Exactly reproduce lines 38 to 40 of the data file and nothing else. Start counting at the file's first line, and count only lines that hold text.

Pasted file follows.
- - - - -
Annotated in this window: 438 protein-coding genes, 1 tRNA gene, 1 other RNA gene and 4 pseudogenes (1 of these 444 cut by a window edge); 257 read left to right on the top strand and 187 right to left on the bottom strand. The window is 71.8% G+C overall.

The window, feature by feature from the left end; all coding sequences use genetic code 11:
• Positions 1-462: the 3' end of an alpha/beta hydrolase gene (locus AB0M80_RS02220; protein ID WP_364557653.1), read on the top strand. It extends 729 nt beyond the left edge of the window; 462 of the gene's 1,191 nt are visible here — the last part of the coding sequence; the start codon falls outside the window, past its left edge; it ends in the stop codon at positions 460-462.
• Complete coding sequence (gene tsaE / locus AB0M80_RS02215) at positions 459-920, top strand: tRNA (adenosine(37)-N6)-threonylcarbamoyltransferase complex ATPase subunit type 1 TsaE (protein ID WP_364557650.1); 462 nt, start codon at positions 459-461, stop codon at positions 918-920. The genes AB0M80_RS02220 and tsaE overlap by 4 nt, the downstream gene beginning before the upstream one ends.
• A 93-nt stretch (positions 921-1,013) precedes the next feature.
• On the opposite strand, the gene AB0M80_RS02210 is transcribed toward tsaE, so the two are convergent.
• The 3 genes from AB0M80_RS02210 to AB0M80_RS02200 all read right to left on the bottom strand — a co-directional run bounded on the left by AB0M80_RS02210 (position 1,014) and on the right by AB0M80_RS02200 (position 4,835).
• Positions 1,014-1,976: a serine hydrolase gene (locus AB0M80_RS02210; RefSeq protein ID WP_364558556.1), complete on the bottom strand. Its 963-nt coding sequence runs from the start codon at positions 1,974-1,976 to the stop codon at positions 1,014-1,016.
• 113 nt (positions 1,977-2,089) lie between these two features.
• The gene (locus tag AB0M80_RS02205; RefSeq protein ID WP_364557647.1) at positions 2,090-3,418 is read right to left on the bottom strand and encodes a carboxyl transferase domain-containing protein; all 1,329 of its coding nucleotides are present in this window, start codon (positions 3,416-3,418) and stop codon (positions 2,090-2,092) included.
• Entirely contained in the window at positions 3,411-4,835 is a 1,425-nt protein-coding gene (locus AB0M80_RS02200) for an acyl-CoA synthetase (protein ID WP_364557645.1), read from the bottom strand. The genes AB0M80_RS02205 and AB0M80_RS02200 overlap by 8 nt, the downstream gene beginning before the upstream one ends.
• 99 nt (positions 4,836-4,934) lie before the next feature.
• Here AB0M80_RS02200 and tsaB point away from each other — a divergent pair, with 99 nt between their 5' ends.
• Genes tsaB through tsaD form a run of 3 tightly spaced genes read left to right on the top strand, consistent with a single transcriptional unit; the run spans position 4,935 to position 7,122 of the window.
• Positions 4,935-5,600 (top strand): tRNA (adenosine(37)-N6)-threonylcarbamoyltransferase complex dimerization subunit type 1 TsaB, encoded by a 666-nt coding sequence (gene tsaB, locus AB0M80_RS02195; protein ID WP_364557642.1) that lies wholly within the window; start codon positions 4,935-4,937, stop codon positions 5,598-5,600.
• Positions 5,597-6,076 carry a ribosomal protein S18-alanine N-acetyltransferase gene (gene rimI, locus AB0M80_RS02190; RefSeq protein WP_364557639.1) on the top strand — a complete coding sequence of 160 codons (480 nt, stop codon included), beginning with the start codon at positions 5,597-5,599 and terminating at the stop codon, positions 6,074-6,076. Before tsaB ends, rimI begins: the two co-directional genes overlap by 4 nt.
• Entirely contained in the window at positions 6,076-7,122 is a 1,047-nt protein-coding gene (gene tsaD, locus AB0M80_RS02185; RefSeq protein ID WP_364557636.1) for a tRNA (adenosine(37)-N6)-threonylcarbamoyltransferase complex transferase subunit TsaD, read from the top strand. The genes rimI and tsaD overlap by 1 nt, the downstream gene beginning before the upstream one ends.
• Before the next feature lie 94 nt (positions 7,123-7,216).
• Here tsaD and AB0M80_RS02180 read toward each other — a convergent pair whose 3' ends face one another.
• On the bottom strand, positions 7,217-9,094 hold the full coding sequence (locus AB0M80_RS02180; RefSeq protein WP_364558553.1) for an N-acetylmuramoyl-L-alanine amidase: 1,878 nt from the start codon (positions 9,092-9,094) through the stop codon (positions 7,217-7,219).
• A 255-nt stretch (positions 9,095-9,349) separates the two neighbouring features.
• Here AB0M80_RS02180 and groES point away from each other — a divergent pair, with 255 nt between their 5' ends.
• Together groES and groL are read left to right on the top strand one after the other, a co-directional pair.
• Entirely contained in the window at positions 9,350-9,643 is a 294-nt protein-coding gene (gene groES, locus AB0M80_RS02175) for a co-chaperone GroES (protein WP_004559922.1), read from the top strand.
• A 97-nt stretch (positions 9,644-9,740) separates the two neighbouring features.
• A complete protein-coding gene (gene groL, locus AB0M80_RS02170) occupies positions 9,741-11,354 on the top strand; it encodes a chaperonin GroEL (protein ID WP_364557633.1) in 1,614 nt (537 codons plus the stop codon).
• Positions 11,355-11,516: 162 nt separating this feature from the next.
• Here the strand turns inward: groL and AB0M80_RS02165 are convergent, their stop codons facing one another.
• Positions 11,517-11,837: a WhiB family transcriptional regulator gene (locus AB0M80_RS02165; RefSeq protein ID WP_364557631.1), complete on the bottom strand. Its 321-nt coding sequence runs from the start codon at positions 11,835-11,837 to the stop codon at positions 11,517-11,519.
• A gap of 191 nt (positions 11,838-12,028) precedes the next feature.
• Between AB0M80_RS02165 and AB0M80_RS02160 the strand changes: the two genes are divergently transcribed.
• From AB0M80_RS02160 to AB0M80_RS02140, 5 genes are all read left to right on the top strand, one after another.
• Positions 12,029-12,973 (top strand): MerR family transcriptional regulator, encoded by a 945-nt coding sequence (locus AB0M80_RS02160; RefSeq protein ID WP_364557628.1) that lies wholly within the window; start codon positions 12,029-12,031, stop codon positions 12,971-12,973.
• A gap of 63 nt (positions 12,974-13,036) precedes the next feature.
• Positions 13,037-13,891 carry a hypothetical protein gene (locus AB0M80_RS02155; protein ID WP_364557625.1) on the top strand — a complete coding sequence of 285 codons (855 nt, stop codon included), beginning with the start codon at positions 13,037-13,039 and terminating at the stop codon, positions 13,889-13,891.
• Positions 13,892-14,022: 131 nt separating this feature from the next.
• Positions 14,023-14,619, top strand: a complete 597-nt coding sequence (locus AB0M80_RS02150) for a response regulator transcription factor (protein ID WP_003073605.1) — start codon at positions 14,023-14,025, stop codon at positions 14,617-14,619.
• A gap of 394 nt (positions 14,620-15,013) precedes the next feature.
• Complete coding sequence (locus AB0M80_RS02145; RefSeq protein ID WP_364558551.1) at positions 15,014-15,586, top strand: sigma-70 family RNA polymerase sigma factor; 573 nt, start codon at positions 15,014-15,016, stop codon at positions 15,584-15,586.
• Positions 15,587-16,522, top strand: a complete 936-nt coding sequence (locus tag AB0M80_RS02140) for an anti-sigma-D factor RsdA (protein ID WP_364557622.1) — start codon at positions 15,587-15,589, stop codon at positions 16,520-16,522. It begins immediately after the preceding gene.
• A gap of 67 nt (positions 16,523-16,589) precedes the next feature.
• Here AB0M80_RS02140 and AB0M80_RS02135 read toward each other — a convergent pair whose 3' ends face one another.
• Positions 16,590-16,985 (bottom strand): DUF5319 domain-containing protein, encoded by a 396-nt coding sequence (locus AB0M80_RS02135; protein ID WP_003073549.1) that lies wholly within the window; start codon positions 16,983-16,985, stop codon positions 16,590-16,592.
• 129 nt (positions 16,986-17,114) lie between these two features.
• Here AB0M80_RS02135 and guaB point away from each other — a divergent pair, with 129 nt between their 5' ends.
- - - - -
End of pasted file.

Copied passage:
• A gap of 394 nt (positions 14,620-15,013) precedes the next feature.
• Complete coding sequence (locus AB0M80_RS02145; RefSeq protein ID WP_364558551.1) at positions 15,014-15,586, top strand: sigma-70 family RNA polymerase sigma factor; 573 nt, start codon at positions 15,014-15,016, stop codon at positions 15,584-15,586.
• Positions 15,587-16,522, top strand: a complete 936-nt coding sequence (locus tag AB0M80_RS02140) for an anti-sigma-D factor RsdA (protein ID WP_364557622.1) — start codon at positions 15,587-15,589, stop codon at positions 16,520-16,522. It begins immediately after the preceding gene.